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The initial stages of the British East India Company's involvement in India

An illustrated talk by Dr Gregor Davey

Friday 21st October 2016

Gregor Davey gave a fascinating talk about the rise of the East India Company, which was formed to pursue trade with the East Indies but ended up trading mainly with the Indian subcontinent and Qing China. The company rose to account for half of the world's trade, particularly in basic commodities including cotton, silk, indigo dye, salt, saltpetre, tea and opium.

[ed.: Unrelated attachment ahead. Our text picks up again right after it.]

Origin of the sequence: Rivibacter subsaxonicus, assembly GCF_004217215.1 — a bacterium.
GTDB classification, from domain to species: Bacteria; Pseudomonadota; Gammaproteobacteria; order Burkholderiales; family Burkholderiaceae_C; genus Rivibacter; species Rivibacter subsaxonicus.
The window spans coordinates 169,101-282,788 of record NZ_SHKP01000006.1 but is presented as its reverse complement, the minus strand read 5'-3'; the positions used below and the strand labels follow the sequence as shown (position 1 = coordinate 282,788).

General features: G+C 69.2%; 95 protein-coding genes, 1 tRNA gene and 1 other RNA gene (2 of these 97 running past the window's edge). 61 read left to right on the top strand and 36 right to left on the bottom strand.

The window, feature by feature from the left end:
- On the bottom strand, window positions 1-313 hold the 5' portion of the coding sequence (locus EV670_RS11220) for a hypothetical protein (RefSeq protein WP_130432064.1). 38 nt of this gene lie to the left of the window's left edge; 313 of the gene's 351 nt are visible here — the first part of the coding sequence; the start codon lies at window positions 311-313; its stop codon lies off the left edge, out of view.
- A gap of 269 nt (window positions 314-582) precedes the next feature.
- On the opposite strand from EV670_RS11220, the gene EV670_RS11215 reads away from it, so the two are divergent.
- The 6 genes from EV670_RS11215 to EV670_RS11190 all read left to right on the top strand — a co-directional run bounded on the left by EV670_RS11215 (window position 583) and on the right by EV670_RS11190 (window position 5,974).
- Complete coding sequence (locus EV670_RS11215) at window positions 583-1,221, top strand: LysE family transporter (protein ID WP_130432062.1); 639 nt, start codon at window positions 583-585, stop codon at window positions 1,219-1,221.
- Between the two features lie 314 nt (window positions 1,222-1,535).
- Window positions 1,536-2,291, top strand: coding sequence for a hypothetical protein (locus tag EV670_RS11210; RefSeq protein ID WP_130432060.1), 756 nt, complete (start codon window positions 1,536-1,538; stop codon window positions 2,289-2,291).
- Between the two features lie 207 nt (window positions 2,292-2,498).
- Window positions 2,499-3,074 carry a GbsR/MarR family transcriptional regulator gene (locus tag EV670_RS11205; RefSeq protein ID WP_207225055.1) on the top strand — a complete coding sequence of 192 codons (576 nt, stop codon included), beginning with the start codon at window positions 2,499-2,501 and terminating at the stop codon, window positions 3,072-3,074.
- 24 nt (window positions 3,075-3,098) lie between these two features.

The first company was formed by Royal Charter in 1600 and in 1698 a new "parallel" East India Company was formed. The stock holders from the original company invested in the new company and dominated it. In 1709 the United Company of Merchants Trading to the East Indies was formed and this was eventually dissolved in 1874.

There was much opposition from the Dutch East India Company and even other East Indies companies, including Austrian, French, Portuguese and Swedish.